Bukele said the Conchagua volcano “will power the whole city and will also power the mining.” Currently, around a quarter of El Salvador’s total energy is already generated by geothermal plants as El Salvador is literallydubbed the “land of the volcanoes” and is one of the most geologically active places, according to official data.

To top it off, with 20 “potentially active” volcanoes within its borders according toVolcanoDiscovery.com, whichaccountfor nearly 22% of the country’s energy supply, El Salvador’s harnessing of geothermal energy could provide an answer to the hunt for a reliable clean energy source topower bitcoin mining.

Bitcoin mining is the process by which new bitcoin is created using computers that solve complex mathematical problems — a process that demands huge amounts of energy.

There’s no danger of an institutional investor taking on El Salvador debt with a 6.5% coupon when the sovereign’s 7.75% January 2023s are trading in the low 80s.

Rather, when bondholders say they want the Bitcoin bond to succeed, all they mean is that they want the cash-strapped country to discover some amazing new source of liquidity.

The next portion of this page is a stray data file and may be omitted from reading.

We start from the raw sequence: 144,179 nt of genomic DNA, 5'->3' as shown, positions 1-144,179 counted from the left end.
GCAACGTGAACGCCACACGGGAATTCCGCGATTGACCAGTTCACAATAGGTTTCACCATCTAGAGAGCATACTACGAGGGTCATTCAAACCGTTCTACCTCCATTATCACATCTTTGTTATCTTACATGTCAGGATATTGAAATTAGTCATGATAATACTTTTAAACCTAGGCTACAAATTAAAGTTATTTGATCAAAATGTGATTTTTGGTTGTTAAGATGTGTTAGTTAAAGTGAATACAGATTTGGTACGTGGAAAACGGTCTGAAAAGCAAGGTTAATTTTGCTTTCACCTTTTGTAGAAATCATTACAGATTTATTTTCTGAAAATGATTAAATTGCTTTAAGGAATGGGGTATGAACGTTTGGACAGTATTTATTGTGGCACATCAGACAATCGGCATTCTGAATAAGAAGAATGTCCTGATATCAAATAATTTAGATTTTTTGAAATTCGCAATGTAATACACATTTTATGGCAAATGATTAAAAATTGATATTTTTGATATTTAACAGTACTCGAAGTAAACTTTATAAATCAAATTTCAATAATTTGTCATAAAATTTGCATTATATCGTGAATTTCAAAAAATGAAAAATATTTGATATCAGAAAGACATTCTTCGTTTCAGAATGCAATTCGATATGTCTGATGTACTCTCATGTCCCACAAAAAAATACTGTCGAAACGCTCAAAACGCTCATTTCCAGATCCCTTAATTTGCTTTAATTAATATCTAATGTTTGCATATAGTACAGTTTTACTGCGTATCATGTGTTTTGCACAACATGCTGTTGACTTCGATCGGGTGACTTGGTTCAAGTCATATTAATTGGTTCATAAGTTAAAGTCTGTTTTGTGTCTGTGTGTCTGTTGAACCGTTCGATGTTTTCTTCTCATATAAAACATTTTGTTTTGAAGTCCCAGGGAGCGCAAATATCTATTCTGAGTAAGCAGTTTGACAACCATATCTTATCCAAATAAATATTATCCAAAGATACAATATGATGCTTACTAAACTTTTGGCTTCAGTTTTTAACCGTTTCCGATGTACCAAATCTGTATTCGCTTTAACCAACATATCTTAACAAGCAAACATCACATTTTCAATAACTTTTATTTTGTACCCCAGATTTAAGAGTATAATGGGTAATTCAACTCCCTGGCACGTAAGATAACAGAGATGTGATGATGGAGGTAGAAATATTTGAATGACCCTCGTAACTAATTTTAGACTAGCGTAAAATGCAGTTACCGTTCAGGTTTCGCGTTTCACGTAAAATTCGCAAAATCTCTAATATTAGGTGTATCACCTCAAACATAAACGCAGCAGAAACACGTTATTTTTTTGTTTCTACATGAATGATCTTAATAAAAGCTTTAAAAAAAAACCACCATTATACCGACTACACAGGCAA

To fully flesh out the theory: if El Salvador can raise loads of money by issuing Bitcoin bonds, it can then start paying off its Eurobonds. The president can declare El Salvador’s independence from the tentacles of the global financial system, and the global financial system can bid El Salvador good riddance.

Observers may have differing views on whether that would be good news for the people of El Salvador.

But it would certainly be one less headache for EM bond buyers.

Leave a Reply

Your email address will not be published.